Read: 1 Corinthians 16:13-24; Matthew 21:33-42
This Sunday’s Gospel continues the theme of all the Gospels: that our salvation, which is freedom from sin and life in God, is founded on our Lord Jesus Christ. The Letter to the Hebrews begins: “In times past, God spoke in partial and various ways to our ancestors through the prophets; in these last days, he spoke to us through a son, whom he made heir of all things and through whom he created the universe” (Hebrews 1:1-2). God has sent messengers to his vineyard, but they were killed by the vine-dressers, those who had control of the vineyard. Finally they did the same to the Son of God. Jesus, our Lord, was rejected by those in control of his people, the vineyard, who led him to crucifixion. The disciples expected retribution, but Jesus said, “The stone that the builders rejected has become the cornerstone.” St. Paul confirmed this: “you are fellow citizens with the holy ones and members of the household of God, built upon the foundation of the apostles and prophets, with Christ Jesus himself as the capstone” (Ephesisans 2:20).
On the cross, Jesus was abandoned by all, by the leaders of his people, by the mob that chose Barabbas (“The son of the father!”), and even by his own disciples, who betrayed him, denied him, and ran away in fear. Again, St. Paul tells us, “The message of the cross is foolishness to those who are perishing, but to us who are being saved it is the power of God …. For the foolishness of God is wiser than human wisdom, and the weakness of God is stronger than human strength” (1 Corinthians 1:18.25). It is through weakness in worldly power that the true strength of God is manifested, for “by death he trampled upon death.” We must not fear our weakness, but abandon ourselves completely to our Lord, “loving God with all our heart and mind and soul, and our neighbor as ourselves.”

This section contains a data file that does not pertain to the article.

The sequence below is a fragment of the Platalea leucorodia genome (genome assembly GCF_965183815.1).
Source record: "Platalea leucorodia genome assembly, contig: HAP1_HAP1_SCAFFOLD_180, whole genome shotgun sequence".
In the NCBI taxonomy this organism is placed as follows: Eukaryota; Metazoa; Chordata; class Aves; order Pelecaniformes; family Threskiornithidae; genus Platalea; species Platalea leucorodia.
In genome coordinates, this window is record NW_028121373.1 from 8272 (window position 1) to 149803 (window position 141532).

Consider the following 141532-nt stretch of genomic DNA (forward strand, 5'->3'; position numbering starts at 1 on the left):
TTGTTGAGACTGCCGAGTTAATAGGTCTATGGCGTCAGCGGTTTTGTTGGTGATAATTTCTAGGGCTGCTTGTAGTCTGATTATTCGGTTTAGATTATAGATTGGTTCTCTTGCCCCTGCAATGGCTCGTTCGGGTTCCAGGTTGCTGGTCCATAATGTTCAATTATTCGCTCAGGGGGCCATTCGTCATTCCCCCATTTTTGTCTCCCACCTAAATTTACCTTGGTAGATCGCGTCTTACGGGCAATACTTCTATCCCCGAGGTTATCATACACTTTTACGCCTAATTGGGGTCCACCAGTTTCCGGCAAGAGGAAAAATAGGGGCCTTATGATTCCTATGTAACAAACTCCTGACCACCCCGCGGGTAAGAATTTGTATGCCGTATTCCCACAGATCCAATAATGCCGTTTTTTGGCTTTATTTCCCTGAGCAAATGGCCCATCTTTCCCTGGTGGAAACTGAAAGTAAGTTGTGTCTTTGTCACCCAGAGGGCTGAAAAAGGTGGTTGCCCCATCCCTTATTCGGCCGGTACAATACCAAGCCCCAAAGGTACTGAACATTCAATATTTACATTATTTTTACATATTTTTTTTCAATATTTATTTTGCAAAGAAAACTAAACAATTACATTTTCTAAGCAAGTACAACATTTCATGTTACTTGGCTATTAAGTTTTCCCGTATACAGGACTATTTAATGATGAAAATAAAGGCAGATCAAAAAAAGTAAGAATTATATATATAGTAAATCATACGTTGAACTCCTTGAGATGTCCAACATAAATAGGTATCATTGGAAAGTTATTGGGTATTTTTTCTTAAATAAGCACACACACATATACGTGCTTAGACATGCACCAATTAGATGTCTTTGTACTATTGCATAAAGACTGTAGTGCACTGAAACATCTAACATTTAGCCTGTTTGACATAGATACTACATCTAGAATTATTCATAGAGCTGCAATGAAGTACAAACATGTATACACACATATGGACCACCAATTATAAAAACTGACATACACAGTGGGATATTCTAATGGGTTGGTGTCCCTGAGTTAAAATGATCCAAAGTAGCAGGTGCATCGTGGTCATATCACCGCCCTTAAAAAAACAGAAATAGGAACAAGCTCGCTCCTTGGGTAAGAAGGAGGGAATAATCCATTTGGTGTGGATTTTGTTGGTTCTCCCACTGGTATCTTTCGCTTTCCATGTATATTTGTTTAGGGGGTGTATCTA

On August 10, we remembered the holy martyr Lawrence. When the pagan emperor demanded he turn over the treasure of the church, he brought him the blind, the lame, and all sorts of sick people, saying, “Here are the eternal treasures of the church.” Jesus also told the parable of the banquet, in which the servants are to bring in “the poor and the crippled, the blind and the lame” (Luke 14:21). Truly, “The stone that the builders rejected has become the cornerstone.”